Harper says University to consider delayed Greek rush process
A day after Thursday’s meeting with all chapters of University Greek life, E. Royster Harper, vice president for student life, elaborated on potential forthcoming policies to better monitor the Greek community.
These could include delaying Greek rush and paying greater attention to “rogue houses,” or disbanded former Greek organizations that continue to assemble off campus.
Harper said the event was meant to voice genuine concern for students’ health and wellness, not punitively admonish them.
Subsequently, she expressed surprise and disappointment in how both students and administrators handled the meeting.
“I think what I ended up feeling was… Let your behavior reflect your values in this setting, as opposed to sort of reinforcing the stereotypical perception,” she said. “Together, we can turn this. This party can’t continue this way, and we all know it. But we could decide, together, to do something different about it.”
This collaborative goal for improvement, Harper said, is representative of the fact that students are as much a part of affecting campus policy as are administrators — and it takes the entire village to catalyze culture shift.
Harper was quick to acknowledge that partying can be a part of students’ college experience. And it’s not partying, explicitly, that she has a problem with. It’s the excess.
“All we’re trying to say is, ‘Look, we’re putting up some guard rails,’ ” she said. “ ‘We want you to have as much fun as you want within the bounds of this guard rail … there are boundaries. We need to agree on what they are and stay within them.’ ”
In this vein, the University recently unveiled a new policy to call the parents of students who have broken the school’s alcohol guidelines more than once, or those of students who have gone to the hospital for overconsumption of alcohol or drugs.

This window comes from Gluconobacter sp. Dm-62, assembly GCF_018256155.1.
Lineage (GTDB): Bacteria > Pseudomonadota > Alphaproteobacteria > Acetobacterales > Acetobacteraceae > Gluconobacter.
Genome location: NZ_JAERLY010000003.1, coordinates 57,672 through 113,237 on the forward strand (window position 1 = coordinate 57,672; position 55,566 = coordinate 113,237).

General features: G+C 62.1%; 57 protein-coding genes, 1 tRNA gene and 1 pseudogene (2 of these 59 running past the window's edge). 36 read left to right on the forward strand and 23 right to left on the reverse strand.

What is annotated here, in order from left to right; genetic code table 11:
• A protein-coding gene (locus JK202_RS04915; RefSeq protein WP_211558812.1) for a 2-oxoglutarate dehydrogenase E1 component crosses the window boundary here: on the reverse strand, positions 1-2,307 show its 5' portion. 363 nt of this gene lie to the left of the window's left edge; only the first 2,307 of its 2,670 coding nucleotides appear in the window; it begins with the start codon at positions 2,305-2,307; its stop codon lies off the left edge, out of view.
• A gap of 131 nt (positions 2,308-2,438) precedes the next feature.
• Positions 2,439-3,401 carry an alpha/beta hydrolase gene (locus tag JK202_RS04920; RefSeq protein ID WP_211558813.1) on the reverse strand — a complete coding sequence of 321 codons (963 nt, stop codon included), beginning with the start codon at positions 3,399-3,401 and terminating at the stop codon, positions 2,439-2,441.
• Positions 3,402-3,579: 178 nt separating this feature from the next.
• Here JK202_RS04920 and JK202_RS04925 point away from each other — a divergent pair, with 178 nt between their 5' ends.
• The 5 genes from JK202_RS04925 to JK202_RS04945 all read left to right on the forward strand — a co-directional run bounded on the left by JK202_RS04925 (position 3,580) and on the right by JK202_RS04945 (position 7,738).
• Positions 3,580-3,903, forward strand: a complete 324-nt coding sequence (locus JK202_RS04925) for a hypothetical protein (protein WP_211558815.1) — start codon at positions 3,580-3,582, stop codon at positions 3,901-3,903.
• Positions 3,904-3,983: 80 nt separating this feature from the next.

The University is also offering its Change it Up program — which promotes bystander intervention and inclusive language — to student cohorts in individual schools, as opposed to solely freshmen students living in the dorms.
However, following on the heels of a University survey that indicated a higher prevalence of sexual assault in the Greek life community — and other data showing the strong link between sexual assault and alcohol — University officials say there is more work to be done.
One measure being considered, Harper said, is delaying rush.
“Does it make sense to have students come, and in a week, by the whole pledging process, we have thrown them into a whole environment that we’re worried about?” Harper asked. “Should we stay on this path we have, where we’ve been so committed to self-governance, that we allow rush to happen sometimes less than a week after students get here? So we’re certainly going to take a look at that.”
Another measure, she said, will involve putting rogue Greek houses under greater scrutiny.
Harper said she understands some students may perceive these new policies to be punitive.
“That's not what you do with people you respect,” she noted, adding that she is a supporter of all the good the Greek life community contributes. “I think what we were trying to do (Thursday) night is have an authentic conversation.
“I think that was a little bit of what we were trying to say (Thursday): We can’t collude with you to be unsafe,” Harper said. “So I think what we’re likely to see is, many more strategies that are designed to say, there are boundaries, and yeah, you’re going to live within them. And if that’s not possible, perhaps we need to rethink who’s coming to Michigan. Because we are not going to become the party school … that’s not this place.”